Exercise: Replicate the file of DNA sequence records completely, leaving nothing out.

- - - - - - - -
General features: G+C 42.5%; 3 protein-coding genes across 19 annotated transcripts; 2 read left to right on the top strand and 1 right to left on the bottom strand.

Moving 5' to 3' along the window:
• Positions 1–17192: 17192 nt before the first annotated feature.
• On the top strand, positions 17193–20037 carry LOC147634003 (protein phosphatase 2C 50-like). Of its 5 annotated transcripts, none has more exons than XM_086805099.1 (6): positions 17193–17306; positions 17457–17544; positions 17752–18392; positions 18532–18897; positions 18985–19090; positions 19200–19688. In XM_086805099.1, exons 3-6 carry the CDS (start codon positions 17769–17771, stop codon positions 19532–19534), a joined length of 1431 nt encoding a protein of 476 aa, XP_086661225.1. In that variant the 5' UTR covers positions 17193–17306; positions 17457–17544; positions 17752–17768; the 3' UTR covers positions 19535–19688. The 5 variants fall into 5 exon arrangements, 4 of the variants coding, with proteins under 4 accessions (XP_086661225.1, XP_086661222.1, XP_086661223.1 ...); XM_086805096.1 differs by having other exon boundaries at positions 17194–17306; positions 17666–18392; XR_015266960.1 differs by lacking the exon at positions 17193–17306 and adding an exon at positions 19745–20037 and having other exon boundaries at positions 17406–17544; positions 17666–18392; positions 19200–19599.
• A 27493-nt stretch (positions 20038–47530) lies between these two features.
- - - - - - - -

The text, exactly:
General features: G+C 42.5%; 3 protein-coding genes across 19 annotated transcripts; 2 read left to right on the top strand and 1 right to left on the bottom strand.

Moving 5' to 3' along the window:
• Positions 1–17192: 17192 nt before the first annotated feature.
• On the top strand, positions 17193–20037 carry LOC147634003 (protein phosphatase 2C 50-like). Of its 5 annotated transcripts, none has more exons than XM_086805099.1 (6): positions 17193–17306; positions 17457–17544; positions 17752–18392; positions 18532–18897; positions 18985–19090; positions 19200–19688. In XM_086805099.1, exons 3-6 carry the CDS (start codon positions 17769–17771, stop codon positions 19532–19534), a joined length of 1431 nt encoding a protein of 476 aa, XP_086661225.1. In that variant the 5' UTR covers positions 17193–17306; positions 17457–17544; positions 17752–17768; the 3' UTR covers positions 19535–19688. The 5 variants fall into 5 exon arrangements, 4 of the variants coding, with proteins under 4 accessions (XP_086661225.1, XP_086661222.1, XP_086661223.1 ...); XM_086805096.1 differs by having other exon boundaries at positions 17194–17306; positions 17666–18392; XR_015266960.1 differs by lacking the exon at positions 17193–17306 and adding an exon at positions 19745–20037 and having other exon boundaries at positions 17406–17544; positions 17666–18392; positions 19200–19599.
• A 27493-nt stretch (positions 20038–47530) lies between these two features.